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May 23, 2017


President Trump and Budget Director Mick Mulvaney


The White House's Fiscal 2018 budget request would slash the National Science Foundation by about 11 percent, Department of Energy Office of Science by 14 percent, and National Institutes of Health by 20 percent. It proposes winding down the Advanced Research Projects Agency - Energy. Defense and NASA R&D get a modest uptick, but DoD would trim basic research and NASA would lose five earth science missions. 

The Trump administration wants to trim non-defense discretionary spending, which pays for much of the nation's research funding, over 10 years from the current level of 2.7 percent of GDP down to 1.2 percent of GDP.   

Agency Budgets

NATIONAL SCIENCE FOUNDATION: The agency's $6.65 billion request is $841 million lower than the FY 2016 enacted level, which basically stayed the same in 2017. It would drop the proposal success rate to 19 percent from 20 percent and fund 800 fewer research grants. The number of Graduate Research Fellowship Program fellows would be cut in half, to 1,000. Computer and Information Science and Engineering would go from $935 million to $834 million; the Engineering directorate would be drop from $915 million to $834 million. A White House document says: "The budget proposes cuts to several programs that were increased during the last Administration, including funding for Clean Energy R&D, the Ocean Observatories Initiative, and Innovations at the Nexus of Food, Energy, and Water Services to focus on NSF's core research programs."  

DEPARTMENT OF ENERGY: The Office of Science would drop from about $5.8 billion to $4.9 billion. "Priorities include keeping (fusion energy sciences) user facilities world-leading, increasing investment in massively parallel computing, supporting high-impact research in fusion materials, strengthening partnerships for access to international facilities with unique capabilities, learning how to predict and control transient events in fusion plasmas, and continuing stewardship of discovery plasma science (e.g., via intermediate-scale basic facilities)." The Energy Frontier Research Center program will continue. "Both the core research and the EFRC program will emphasize emerging high priorities in quantum materials and chemistry, catalysis science, synthesis, instrumentation science, and materials and chemical research related to interdependent energy-water issues." Energy Efficiency and Renewable Energy would see a cut from $2.1 billion to $1.3 billion. All but $20 million, plus prior-year balances, would be cut from ARPA-E - leaving enough "to execute the termination" of the agency. A document says the budget "[f]ocuses funding for the Office of Energy Efficiency and Renewable Energy, the Office of Nuclear Energy, the Office of Electricity Delivery and Energy Reliability, and the Fossil Energy Research and Development program on limited, early-stage applied energy research and development activities where the Federal role is stronger."

NATIONAL INSTITUTES OF HEALTH: The medical research agency's budget would fall from $31.7 billion to $25.7 billion, with $282 million going to the National Institute of biomedical Imaging and Bioengineering. The administration sees "significant savings" from cutting reimbursement of grantee indirect, or overhead, costs "so that available funding can be better targeted toward supporting the highest priority research on diseases that affect human health. . . . The Budget includes an indirect cost rate for NIH grants that will be capped at 10 percent of total research."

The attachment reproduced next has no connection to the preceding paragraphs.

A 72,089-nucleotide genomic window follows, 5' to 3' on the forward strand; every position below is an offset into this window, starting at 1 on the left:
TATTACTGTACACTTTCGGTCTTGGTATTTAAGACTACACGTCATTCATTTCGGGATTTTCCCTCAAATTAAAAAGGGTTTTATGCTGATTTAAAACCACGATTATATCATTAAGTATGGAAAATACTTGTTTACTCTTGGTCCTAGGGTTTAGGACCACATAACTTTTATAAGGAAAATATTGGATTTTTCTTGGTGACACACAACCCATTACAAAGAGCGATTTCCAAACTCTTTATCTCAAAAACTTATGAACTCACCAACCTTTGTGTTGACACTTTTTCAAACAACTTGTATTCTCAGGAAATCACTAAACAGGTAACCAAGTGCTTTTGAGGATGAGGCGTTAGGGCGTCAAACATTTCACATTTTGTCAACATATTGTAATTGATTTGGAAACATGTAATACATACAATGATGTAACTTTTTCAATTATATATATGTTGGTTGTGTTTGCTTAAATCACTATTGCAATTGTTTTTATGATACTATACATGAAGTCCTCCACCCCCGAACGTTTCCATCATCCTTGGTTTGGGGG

DEPARTMENT OF DEFENSE: The president's budget would increase overall defense spending by $52 billion and total research, development, testing, and evaluation by $10 billion. However, basic and applied research would fall below currently enacted levels as shown in these figures provided by Coalition for National Security Research chair John Latini of Penn State. All the numbers are in thousands.    

Within those numbers, Army, Navy, and Air Force University Research Initiatives would see cuts below the current enacted levels, as would the Army's University and Industry Research Centers. Defense-wide basic research would get a slight increase and DARPA would grow by 9.7 percent. 

NASA: The space agency's science mission would see a modest increase, from $5.6 billion to $5.7 billion. However, ScienceInsider notes that the budget "would kill off a research program necessary for establishing effective carbon monitoring in the United States and other countries, potentially jeopardizing the type of carbon accounting necessary to carry out the Paris climate agreement."


'CRIPPLE' . . . 'DEVASTATE': "The Administration’s FY18 budget would effectively cripple our nation’s scientific efforts, undermining our economic growth, public health, and national security." -- Association of American Universities President Mary Sue Coleman.

The double-digit percentage reductions President Donald Trump is proposing in his fiscal 2018 budget plan for science and technology programs would “devastate America’s science and technology enterprise” and weaken the nation’s economic growth. -- Rush Holt, CEO of the American Association for the Advancement of Science.

"If enacted, the administration’s budget would have devastating short and long-term consequences for the United States and the American people.  It would threaten the United States’ role as an economic superpower.  We urge Congress to reject these proposed cuts and instead build upon recent progress that includes increased investments in NIH research and restoring year-round Pell grants." – Association of Public and Land-grant Universities President Peter McPherson.